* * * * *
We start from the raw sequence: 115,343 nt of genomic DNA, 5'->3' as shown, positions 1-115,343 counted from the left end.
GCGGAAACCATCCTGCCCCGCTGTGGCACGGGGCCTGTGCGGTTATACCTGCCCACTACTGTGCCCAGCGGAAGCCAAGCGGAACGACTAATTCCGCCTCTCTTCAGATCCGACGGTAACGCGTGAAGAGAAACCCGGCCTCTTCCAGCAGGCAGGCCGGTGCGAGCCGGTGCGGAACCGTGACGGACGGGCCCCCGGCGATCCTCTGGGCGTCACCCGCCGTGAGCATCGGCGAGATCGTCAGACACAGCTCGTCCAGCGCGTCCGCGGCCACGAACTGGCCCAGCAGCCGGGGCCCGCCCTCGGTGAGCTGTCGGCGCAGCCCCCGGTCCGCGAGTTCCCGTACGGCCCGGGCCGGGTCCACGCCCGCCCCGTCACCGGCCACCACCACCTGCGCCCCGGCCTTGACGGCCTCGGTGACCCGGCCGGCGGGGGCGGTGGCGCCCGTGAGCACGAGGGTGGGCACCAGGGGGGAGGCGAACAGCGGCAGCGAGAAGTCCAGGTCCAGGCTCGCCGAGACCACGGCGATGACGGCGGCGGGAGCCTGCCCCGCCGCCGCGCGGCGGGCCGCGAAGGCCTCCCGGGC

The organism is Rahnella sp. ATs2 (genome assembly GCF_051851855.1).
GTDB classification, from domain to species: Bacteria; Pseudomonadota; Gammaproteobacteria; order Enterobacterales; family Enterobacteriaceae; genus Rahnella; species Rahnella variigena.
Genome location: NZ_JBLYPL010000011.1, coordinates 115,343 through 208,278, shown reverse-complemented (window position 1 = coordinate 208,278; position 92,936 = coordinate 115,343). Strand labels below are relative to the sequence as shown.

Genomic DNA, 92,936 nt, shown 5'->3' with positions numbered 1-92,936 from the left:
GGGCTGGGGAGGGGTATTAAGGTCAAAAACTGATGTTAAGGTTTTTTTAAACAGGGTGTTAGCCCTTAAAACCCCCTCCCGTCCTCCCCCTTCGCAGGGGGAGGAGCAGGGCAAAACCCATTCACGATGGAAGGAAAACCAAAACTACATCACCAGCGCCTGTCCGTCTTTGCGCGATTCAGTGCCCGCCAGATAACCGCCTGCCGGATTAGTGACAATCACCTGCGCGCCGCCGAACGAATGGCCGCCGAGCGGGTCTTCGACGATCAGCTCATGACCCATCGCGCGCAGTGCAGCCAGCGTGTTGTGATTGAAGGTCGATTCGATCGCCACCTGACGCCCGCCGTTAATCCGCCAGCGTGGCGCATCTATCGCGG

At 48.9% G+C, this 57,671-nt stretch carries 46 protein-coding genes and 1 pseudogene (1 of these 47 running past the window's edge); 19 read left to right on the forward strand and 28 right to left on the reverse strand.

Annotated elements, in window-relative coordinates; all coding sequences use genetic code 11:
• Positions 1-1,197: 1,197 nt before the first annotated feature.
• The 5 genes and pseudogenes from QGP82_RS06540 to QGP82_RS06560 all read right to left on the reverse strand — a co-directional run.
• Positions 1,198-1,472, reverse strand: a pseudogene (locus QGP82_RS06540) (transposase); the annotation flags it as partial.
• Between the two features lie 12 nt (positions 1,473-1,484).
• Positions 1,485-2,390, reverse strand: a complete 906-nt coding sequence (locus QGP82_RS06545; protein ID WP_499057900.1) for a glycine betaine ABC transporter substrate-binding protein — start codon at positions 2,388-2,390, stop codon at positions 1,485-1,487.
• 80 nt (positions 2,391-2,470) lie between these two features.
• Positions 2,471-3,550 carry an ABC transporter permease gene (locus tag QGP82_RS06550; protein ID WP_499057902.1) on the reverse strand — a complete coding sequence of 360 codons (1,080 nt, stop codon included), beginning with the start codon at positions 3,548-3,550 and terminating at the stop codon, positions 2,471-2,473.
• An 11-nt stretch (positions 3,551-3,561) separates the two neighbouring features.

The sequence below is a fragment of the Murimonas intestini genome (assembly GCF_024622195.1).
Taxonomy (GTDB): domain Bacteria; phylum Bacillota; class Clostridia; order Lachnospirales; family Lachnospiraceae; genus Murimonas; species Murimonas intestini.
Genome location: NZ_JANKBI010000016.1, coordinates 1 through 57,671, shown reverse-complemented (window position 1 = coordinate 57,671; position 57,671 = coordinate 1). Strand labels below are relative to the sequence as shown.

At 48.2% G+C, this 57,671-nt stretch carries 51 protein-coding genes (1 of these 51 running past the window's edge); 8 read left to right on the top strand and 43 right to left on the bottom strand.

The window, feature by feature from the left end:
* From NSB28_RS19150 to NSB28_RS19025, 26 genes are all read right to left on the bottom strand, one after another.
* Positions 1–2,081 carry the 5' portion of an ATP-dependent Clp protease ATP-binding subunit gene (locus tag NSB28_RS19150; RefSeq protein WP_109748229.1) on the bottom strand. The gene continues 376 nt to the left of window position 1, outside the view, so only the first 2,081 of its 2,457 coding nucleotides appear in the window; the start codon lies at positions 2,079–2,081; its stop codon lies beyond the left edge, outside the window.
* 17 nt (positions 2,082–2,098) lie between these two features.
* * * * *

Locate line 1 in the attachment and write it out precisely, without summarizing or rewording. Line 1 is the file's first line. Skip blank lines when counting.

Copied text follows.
We start from the raw sequence: 115,343 nt of genomic DNA, 5'->3' as shown, positions 1-115,343 counted from the left end.